Galleries has released details of the 105 lots of early U.S. coins
to be offered Sept. 30 comprising the Part II sale of the D. Brent Pogue Collection.
The sale is scheduled to be held at Sotheby’s
auction galleries at 38 E. 61st St. in New York City. Stack’s Bowers
and Sotheby’s are jointly selling the collection.
The auction comprises a total of 105 lots spanning five different
series covering five different denominations — early silver half
dollars and dollars, and gold $2.50 quarter eagles, $5 half eagles and
The 105 lots to be offered are 19 Capped Bust half dollars from 1807
through 1822; seven Flowing Hair dollars, one 1794 and six 1795; 21
quarter eagles from 1821 through 1839; 22 half eagles 1795 through
1807; and 15 eagles from 1795 through 1804.
Among the gold coin offerings in the sale is an 1821 Capped Head
quarter eagle graded Mint State 66+ by Professional Coin Grading Service.
The coin’s pedigree lists among its previous owners noted
numismatists John H. Clapp, Lorin G. Parmelee, Louis E. Eliasberg Sr.
and Jimmy Hayes.
While PCGS’s graders certified the coin as a Mint State circulation
strike, some advanced numismatists consider the piece to be an example
of a Proof coin.
When Bowers and Ruddy Galleries Inc. sold it in the October 1982
sale of Eliasberg’s gold holdings, which was billed as The United
States Gold Coin Collection, the auction lot listing described the
coin as “Gem Proof-67.”
In Early U.S. Gold Coin Varieties: A Study of Dies, 1795-1834
by John Dannreuther and Harry W. Bass Jr., the entry for the 1821
quarter eagle issue, BD-1, notes that of 6,448 examples of that date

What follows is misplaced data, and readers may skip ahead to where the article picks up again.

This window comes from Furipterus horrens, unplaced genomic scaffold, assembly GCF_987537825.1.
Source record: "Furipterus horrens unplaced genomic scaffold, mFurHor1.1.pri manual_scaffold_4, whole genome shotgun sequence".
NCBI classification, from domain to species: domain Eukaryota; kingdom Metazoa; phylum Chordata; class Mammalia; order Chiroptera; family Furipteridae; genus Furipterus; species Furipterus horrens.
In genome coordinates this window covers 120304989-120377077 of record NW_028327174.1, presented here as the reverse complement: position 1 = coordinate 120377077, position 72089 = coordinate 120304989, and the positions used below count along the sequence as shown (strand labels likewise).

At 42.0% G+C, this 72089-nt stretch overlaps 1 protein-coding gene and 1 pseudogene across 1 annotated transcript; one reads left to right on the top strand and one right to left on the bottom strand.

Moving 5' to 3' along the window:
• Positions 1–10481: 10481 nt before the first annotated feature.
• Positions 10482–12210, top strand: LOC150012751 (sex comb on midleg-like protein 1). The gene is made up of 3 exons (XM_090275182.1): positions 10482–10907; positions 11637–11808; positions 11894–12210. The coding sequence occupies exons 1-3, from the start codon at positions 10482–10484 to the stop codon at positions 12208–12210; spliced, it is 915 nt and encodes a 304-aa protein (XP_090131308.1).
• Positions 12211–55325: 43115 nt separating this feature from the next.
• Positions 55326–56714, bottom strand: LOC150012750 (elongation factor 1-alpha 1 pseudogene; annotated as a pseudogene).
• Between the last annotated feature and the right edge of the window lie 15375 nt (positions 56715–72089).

recorded struck, only 50 to 60 examples are known to exist.
Only a small number of the total known are considered to be Proofs.
Dannreuther explains in his reference that it’s possible Proofs were
struck on more than one date in 1821.
Some of the circulation strikes and some of the Proof examples
exhibit a depression on Liberty’s cheek, just to the right of the
corner of Liberty’s lips. The depression was likely caused by some
fragment adhering to a die during the preparation of the Proof dies.
The fragment, according to Dannreuther, may have been removed or
simply fell off during some of the circulation production.
An 1821 Capped Head quarter eagle that is definitively identified as
a Proof strike in the National Numismatic Collection does not have the
cheek depression on the obverse.
Numismatist John Kraljevich Jr., who is cataloging the Pogue coins,
says Pogue’s 1821 quarter eagle does exhibit the cheek depression.
A number of Mint State examples, including one from the Bass
Collection, exhibit prooflike surfaces, an indication of having been
struck early in the production process for circulation, according to
the Dannreuther-Bass reference.
For more information on the sale and other lots to be offered, visit
the Stack’s Bowers Galleries website at www.stacksbowers.com.
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